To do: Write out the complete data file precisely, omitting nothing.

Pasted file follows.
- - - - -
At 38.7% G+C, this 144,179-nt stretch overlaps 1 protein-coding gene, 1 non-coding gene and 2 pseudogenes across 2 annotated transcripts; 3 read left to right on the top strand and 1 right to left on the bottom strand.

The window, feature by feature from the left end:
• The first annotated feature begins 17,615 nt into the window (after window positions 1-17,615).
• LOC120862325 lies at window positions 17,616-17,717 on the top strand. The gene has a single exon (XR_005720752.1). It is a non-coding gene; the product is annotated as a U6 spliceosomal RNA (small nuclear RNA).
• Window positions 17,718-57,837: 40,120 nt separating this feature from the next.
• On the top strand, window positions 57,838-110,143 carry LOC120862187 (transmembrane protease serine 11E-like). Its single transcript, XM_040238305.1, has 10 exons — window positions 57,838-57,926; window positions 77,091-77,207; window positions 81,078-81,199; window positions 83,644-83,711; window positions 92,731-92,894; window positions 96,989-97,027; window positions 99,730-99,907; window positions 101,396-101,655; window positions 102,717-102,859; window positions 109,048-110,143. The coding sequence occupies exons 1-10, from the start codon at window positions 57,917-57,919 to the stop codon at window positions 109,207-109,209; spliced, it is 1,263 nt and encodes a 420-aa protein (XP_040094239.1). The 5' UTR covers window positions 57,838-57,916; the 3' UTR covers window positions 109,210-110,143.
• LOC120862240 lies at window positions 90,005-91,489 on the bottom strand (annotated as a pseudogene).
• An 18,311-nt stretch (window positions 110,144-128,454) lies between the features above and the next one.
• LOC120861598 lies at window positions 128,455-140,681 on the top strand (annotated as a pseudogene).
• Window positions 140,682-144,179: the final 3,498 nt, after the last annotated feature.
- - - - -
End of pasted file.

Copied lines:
At 38.7% G+C, this 144,179-nt stretch overlaps 1 protein-coding gene, 1 non-coding gene and 2 pseudogenes across 2 annotated transcripts; 3 read left to right on the top strand and 1 right to left on the bottom strand.

The window, feature by feature from the left end:
• The first annotated feature begins 17,615 nt into the window (after window positions 1-17,615).
• LOC120862325 lies at window positions 17,616-17,717 on the top strand. The gene has a single exon (XR_005720752.1). It is a non-coding gene; the product is annotated as a U6 spliceosomal RNA (small nuclear RNA).
• Window positions 17,718-57,837: 40,120 nt separating this feature from the next.
• On the top strand, window positions 57,838-110,143 carry LOC120862187 (transmembrane protease serine 11E-like). Its single transcript, XM_040238305.1, has 10 exons — window positions 57,838-57,926; window positions 77,091-77,207; window positions 81,078-81,199; window positions 83,644-83,711; window positions 92,731-92,894; window positions 96,989-97,027; window positions 99,730-99,907; window positions 101,396-101,655; window positions 102,717-102,859; window positions 109,048-110,143. The coding sequence occupies exons 1-10, from the start codon at window positions 57,917-57,919 to the stop codon at window positions 109,207-109,209; spliced, it is 1,263 nt and encodes a 420-aa protein (XP_040094239.1). The 5' UTR covers window positions 57,838-57,916; the 3' UTR covers window positions 109,210-110,143.
• LOC120862240 lies at window positions 90,005-91,489 on the bottom strand (annotated as a pseudogene).
• An 18,311-nt stretch (window positions 110,144-128,454) lies between the features above and the next one.
• LOC120861598 lies at window positions 128,455-140,681 on the top strand (annotated as a pseudogene).
• Window positions 140,682-144,179: the final 3,498 nt, after the last annotated feature.